Post-disaster advice on leptospirosis prevention and control

Post-disaster advice on leptospirosis prevention and control

All cases of freshwater flooding will lead to an increased risk of human leptospirosis, especially those where the areas affected include dwellings and farmland, and where the water remains present for several days. This is also the case with other waterborne diseases and pathogens. Where flooding is entirely due to saltwater there is little or no risk from leptospirosis as a direct consequence of the floodwater, as the bacterium cannot tolerate saltwater. There is however an increased association of rodents and humans, as the rodent population seeks shelter from rising water and food supplies.

The primary concerns following flooding are the provision of clean drinking water and prevention of disease. Flooding will always impact on drainage and water supplies, leading to cross-contamination and loss of supply integrity. In remote areas, this can lead to the use of contaminated supplies as the only option.

Risks of infection

For all those living and working in the flooded areas, the information on our website gives a complete list of risks and infection routes, which we summarise below. For detailed guidance see the links at the bottom of this page.

  • The infection is caused by swallowing the bacteria directly from water, absorbing it through cuts in the skin, or via food. IT IS NOT AIRBORNE and cannot be passed by normal human contact.
  • The bacteria live in freshwater and are killed instantly by heat, disinfectants, acids and alkalis. Normally-cooked food and boiled water will be safe. They are also killed by being dried out, which is why floods increase the infection rates even when leptospira are normally present in an area. The contents of sealed containers (tins, cans and bottles) will be perfectly safe provided the container is undamaged and is allowed to dry or washed before use. Peeling most fruit and vegetable species will also remove any leptospiral hazard as the bacteria only exist on the surface.
  • The bacteria exists in several ‘reservoir’ species, most commonly in rats but also present in other rodents, cattle, pigs, sheep and horses. It is usually spread by the urine of a carrier animal entering water or food stores. It can cause illness in humans and all mammals but it is rare for domestic pets to pass the illness directly from animal to animal (or from human to human).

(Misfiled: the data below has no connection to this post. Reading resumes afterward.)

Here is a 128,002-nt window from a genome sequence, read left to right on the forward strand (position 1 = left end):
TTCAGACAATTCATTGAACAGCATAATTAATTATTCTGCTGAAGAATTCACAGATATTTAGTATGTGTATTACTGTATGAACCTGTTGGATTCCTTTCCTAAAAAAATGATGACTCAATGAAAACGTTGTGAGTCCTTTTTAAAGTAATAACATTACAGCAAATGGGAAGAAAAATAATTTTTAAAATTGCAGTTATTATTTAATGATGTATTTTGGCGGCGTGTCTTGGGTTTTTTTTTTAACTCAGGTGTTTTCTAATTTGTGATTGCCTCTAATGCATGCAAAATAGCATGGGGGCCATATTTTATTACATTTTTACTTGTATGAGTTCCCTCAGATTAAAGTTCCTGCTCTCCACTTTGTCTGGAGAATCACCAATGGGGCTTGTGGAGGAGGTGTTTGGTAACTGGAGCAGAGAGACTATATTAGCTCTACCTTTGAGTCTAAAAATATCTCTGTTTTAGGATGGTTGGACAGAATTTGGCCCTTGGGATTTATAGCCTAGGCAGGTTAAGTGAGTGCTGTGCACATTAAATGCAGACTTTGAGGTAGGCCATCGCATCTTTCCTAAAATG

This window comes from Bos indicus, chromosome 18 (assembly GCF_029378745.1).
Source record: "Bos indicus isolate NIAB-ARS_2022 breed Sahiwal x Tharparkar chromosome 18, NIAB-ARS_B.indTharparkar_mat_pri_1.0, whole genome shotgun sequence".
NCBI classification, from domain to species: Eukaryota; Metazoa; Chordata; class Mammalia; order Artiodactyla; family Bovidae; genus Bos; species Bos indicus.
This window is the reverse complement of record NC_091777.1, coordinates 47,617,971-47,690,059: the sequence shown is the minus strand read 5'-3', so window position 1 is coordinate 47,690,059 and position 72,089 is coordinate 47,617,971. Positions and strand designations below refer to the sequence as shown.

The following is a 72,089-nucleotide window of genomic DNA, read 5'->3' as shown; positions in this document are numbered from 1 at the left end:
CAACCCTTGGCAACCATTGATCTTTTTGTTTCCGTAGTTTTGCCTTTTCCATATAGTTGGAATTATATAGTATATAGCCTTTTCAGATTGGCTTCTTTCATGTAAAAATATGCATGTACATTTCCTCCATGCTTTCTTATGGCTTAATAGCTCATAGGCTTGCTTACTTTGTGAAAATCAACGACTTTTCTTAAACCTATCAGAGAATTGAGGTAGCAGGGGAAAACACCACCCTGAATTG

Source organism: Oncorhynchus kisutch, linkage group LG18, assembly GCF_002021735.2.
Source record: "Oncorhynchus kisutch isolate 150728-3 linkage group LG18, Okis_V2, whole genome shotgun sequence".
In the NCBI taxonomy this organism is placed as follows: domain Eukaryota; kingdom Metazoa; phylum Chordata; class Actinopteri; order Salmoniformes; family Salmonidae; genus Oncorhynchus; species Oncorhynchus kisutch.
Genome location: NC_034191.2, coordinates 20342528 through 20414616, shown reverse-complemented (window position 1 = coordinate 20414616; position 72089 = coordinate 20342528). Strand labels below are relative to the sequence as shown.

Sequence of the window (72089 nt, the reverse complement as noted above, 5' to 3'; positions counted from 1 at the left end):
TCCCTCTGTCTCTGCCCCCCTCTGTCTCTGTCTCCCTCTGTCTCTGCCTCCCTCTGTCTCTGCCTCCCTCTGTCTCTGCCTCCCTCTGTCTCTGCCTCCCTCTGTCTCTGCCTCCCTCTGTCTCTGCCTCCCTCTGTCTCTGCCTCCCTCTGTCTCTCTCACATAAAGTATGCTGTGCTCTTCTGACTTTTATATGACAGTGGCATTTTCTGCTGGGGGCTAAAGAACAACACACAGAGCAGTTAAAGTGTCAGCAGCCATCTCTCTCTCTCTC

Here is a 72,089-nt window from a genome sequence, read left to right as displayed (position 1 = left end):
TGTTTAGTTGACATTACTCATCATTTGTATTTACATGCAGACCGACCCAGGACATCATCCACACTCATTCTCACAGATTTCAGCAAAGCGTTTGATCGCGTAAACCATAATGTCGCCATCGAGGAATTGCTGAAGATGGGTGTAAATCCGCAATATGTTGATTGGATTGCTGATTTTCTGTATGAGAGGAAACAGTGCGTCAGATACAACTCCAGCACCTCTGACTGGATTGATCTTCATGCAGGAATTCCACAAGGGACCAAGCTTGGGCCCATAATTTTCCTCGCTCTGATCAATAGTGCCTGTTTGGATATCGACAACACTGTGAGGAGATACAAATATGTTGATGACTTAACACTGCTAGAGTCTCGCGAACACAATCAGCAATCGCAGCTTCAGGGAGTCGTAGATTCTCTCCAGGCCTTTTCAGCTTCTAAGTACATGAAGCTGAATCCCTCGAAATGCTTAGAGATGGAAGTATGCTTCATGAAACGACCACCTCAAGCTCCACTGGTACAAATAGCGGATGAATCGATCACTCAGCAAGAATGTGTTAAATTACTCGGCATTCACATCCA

• Doxycycline offers some protection against severe illness and is the best and normal medication to be given in these situations, but it cannot guarantee protection and a mild illness may still occur.

Symptoms and signs

The early signs of infection occur between 4 and 10 days after exposure, and usually begin with a fever, a red skin rash and a general influenza-like feeling. Headaches, reaction to light, muscle and joint pains, vomiting and fatigue are also common. Most cases recover after a mild illness of a few days, but some progress into a severe illness over 5-7 days. The patient gradually becomes more fatigued and will report headaches, fevers, generalised pain, bruising of the skin, bleeding from the nose, eye pain and gastrointestinal discomfort. In some but not all cases, the liver is affected and the patient shows jaundice (yellow skin pigment). Very similar early symptoms can be caused by a number of other waterborne diseases, and the usual diagnostic method is isolation of the bacteria from blood samples.

The treatment for infection is by antibiotic therapy (doxycycline and others) and management of the symptoms of each case as they appear. A low dose of doxycycline can act to reduce the chance of severe illness but there is no generally-accepted human vaccine and previous exposure cannot guarantee immunity, due to the large number of bacterial strains involved.


For those in a flood-affected area, the following guidance is issued:

  1. Anyone working in flood water should protect any broken skin with a waterproof dressing, and should ensure they do not allow water to enter their mouth (via the hands, or via food or clothing).
  2. All food and drinking water should be protected against contamination. Fresh vegetables and fruit should be washed in CLEAN water and then cooked or peeled. The bacteria will only contaminate the outside of food items, and animals infected with the bacteria will be safe to eat if thoroughly cooked.
  3. All drinking water should be boiled unless it is known to be absolutely safe. Physical filtration through ceramic or charcoal filters is not adequate for leptospirosis.
  4. Food should be protected against rodent attack wherever possible
  5. Everyone should be aware of any illness during and in the weeks following a flood, and seek medical attention for any fever matching the symptoms above.
  6. Where medication is generally issued, stick to the doses and instructions given to you.

Issue of medication

General distribution of antibiotics to a population following natural disasters follows guidance issued by the World Health Organisation. Normal protocols state that identified cases of human infection must be confirmed, or a large number of cases suspected, before the general population is issued prophylactic medication. When this is decided upon, the normal program is a single 200mg oral dose of doxycycline for all adults over 12 years of age (excepting pregnant and breastfeeding mothers). In these excepted cases, medication is chosen on a case-by-case basis. Each 200mg dose provides benefit for up to 7 days, so the dose may be repeated if high-risk conditions persist longer than this.

Unless illness develops, it is not advised to increase the dose. Education and monitoring for the population is essential to ensure cases are detected as early as possible, for the benefit of both the patient and the remainder of the population.